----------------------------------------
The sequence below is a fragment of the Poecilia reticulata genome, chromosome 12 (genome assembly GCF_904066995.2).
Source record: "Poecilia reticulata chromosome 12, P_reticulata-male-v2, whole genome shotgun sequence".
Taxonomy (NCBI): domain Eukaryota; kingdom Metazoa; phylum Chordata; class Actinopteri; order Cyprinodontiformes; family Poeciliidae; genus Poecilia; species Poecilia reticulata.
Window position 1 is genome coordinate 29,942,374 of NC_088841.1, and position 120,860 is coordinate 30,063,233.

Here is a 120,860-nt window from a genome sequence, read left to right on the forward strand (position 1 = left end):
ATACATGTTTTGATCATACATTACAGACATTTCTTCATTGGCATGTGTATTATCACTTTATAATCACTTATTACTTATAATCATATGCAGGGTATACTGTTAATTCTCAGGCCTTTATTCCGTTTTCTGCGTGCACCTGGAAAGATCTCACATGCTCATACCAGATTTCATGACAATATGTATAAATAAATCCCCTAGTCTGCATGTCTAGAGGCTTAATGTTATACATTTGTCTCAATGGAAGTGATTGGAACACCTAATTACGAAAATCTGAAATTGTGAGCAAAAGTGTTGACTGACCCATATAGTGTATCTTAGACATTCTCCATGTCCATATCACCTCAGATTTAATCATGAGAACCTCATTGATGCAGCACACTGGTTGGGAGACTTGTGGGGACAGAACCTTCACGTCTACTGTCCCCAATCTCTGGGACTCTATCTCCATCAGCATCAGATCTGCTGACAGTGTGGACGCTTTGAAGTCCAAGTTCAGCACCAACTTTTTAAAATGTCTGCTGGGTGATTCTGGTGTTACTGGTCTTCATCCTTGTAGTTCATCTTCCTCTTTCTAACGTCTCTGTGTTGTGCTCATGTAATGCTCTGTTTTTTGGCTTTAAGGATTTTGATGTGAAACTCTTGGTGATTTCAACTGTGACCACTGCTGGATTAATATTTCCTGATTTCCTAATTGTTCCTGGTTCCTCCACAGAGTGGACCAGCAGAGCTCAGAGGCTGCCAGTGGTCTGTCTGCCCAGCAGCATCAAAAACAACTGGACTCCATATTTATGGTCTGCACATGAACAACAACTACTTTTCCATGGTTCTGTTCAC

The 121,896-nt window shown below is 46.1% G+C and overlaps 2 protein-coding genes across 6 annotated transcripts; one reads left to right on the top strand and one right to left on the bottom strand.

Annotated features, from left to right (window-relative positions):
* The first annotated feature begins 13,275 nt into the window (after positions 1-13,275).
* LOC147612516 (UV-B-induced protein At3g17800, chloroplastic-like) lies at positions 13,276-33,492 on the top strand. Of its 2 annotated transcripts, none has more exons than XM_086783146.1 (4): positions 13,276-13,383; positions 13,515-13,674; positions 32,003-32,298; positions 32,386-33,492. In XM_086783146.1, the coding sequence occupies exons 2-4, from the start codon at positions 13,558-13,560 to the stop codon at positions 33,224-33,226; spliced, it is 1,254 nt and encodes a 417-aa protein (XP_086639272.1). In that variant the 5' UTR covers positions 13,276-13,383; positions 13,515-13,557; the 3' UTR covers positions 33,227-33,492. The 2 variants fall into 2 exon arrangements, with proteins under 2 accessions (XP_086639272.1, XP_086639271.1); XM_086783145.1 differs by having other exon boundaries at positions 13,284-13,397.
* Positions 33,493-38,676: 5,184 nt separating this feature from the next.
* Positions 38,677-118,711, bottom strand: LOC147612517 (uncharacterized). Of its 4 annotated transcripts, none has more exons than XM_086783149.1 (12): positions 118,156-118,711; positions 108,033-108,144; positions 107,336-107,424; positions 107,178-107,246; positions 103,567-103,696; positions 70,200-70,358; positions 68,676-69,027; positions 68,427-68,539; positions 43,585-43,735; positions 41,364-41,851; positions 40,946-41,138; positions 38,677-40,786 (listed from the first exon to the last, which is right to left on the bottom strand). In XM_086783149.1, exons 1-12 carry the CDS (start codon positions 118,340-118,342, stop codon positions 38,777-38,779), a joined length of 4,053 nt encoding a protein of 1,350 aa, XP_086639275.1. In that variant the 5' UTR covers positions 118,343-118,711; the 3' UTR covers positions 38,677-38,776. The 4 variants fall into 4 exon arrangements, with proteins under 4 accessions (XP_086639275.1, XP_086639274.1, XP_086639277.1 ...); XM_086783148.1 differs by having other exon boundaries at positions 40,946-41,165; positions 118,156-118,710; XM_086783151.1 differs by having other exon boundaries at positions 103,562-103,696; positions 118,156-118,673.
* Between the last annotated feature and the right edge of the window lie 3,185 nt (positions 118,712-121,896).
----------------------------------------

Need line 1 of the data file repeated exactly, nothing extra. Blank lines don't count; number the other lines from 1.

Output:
The sequence below is a fragment of the Poecilia reticulata genome, chromosome 12 (genome assembly GCF_904066995.2).